After missing each other, the women threw down their pistols and commenced a fight. In the process, Kate ended up with a broken nose. Realizing Mattie was not one to trifle with, the next day, Kate left town.
 
What is not known is whether Mattie Silks took Cort Thomson back and nursed him to health. But, I can assure you, if she did, Thomson’s eyes didn’t stray again. Incidentally, it’s not known which woman actually shot Cort. But, I would suspect that whichever one did it that was her aim.

History Of The Santa Fe Trail – Pt 2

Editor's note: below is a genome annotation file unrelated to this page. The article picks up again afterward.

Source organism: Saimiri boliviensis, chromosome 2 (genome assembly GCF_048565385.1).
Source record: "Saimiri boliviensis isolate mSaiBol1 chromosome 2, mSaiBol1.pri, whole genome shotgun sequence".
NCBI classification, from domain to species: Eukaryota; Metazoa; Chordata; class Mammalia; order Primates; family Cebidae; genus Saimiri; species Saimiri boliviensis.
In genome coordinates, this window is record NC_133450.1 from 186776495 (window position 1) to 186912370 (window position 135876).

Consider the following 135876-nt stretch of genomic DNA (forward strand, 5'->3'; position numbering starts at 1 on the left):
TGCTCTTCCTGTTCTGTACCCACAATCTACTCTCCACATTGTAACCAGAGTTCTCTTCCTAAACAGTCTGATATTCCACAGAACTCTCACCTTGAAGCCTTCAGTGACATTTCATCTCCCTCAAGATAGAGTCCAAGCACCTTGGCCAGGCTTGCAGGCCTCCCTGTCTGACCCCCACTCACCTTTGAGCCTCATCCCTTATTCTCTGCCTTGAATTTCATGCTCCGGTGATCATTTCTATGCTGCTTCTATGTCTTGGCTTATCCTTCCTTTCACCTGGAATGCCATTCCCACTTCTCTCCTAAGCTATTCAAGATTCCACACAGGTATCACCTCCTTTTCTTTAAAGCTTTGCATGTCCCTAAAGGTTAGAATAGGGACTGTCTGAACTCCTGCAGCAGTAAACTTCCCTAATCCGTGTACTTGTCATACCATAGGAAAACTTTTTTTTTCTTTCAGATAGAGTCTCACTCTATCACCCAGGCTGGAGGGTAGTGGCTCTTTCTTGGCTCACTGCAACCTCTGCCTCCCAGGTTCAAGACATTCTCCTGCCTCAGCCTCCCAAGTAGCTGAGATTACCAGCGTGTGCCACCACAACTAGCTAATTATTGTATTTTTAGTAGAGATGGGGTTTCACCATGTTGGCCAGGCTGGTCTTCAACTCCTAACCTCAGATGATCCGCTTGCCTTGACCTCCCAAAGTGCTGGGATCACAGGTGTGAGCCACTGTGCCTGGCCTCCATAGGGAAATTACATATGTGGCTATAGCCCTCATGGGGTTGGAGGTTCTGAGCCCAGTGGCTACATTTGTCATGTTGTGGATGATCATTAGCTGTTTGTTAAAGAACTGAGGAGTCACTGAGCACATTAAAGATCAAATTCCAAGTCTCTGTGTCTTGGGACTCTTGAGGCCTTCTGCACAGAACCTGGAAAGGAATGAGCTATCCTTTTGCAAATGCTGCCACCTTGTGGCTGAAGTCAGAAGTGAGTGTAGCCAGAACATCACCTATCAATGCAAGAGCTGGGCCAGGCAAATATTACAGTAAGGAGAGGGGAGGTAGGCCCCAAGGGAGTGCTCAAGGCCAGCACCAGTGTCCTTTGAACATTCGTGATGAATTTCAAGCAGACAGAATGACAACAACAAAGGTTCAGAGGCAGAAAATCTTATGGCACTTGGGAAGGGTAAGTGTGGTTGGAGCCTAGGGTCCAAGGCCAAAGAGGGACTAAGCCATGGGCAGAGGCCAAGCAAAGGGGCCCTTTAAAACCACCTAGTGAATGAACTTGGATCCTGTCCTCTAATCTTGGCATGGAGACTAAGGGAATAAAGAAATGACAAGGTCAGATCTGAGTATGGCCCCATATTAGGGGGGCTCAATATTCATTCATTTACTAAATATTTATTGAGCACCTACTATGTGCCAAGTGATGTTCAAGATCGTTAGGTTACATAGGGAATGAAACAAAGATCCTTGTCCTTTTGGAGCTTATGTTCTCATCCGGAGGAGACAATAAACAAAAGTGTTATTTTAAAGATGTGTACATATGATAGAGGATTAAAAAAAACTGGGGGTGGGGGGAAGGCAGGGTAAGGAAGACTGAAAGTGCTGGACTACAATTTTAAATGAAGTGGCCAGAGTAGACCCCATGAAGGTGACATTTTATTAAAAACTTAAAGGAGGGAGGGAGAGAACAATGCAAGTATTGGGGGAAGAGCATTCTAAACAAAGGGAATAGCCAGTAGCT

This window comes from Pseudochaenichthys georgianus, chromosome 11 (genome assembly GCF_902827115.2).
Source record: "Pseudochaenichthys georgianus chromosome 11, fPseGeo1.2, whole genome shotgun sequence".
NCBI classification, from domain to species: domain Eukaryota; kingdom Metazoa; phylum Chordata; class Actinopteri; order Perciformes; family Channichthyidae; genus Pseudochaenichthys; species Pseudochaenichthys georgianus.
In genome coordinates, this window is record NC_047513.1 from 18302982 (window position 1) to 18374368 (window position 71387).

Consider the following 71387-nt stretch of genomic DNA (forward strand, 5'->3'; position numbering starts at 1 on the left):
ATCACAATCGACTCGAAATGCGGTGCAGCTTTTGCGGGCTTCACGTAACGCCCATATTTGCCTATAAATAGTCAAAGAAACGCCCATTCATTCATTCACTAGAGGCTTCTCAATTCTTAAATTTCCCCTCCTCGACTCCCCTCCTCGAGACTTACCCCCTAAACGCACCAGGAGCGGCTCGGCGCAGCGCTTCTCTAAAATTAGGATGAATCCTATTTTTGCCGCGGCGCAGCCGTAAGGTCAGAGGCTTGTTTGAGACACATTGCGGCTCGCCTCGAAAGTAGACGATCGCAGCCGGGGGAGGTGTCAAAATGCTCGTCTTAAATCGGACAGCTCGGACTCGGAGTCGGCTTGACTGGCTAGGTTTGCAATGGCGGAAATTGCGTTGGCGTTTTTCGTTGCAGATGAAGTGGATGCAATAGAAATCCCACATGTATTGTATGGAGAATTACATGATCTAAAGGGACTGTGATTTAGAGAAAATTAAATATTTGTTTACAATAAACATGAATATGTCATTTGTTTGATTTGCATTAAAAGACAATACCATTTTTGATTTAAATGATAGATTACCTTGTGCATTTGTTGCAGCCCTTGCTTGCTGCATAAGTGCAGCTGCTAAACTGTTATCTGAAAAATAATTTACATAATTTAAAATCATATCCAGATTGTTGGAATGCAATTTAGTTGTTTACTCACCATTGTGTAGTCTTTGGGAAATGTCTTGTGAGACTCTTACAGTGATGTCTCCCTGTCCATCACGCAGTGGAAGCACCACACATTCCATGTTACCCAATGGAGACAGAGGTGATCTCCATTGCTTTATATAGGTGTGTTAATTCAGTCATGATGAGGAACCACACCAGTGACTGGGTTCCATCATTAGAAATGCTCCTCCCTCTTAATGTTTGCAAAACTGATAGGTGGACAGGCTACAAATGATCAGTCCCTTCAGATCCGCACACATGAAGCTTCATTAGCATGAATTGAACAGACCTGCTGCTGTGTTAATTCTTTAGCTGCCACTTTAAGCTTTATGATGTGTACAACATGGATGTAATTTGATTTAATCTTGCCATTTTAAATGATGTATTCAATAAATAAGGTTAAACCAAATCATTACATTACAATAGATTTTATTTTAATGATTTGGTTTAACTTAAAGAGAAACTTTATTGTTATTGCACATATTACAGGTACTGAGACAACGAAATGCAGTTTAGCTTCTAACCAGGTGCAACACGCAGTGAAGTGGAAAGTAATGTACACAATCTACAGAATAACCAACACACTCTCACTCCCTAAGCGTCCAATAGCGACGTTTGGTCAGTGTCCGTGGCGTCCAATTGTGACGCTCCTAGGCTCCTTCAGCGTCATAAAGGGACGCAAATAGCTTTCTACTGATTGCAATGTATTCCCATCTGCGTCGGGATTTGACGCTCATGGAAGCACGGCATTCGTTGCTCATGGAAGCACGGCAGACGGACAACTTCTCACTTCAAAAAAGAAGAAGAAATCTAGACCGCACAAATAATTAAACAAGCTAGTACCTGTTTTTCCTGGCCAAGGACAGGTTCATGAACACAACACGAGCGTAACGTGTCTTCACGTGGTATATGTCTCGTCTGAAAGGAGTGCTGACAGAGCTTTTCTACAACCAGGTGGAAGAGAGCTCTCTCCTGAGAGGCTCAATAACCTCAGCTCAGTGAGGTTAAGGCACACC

Santa Fe TrailWho is it that has neither seen nor read of Pike’s Peak?  If he has not, he has neither traveled nor read the newspapers, and is therefore ignorant of the fact that, that prominent  bump (14,147 feet high) upon the earth’s face derived its name from that of Maj Zebulon M. Pike, an explorer, by authority the United States.  He was in Santa Fe in 1807.  His condition on the route (the future Santa Fe Trail), via the Conejos, across to the Chama, and down that stream past Ojo Caliente and San Juan to Santa Fe, may be inferred from inquiries concerning him and his party; whether those men ragged apparel consisting of overalls, breech cloth ­leather coats, and without covering for the head, were a tribe living in houses.  Pike was promoted to brigadier-general and lost his life in 1813, at the taking of Toronto.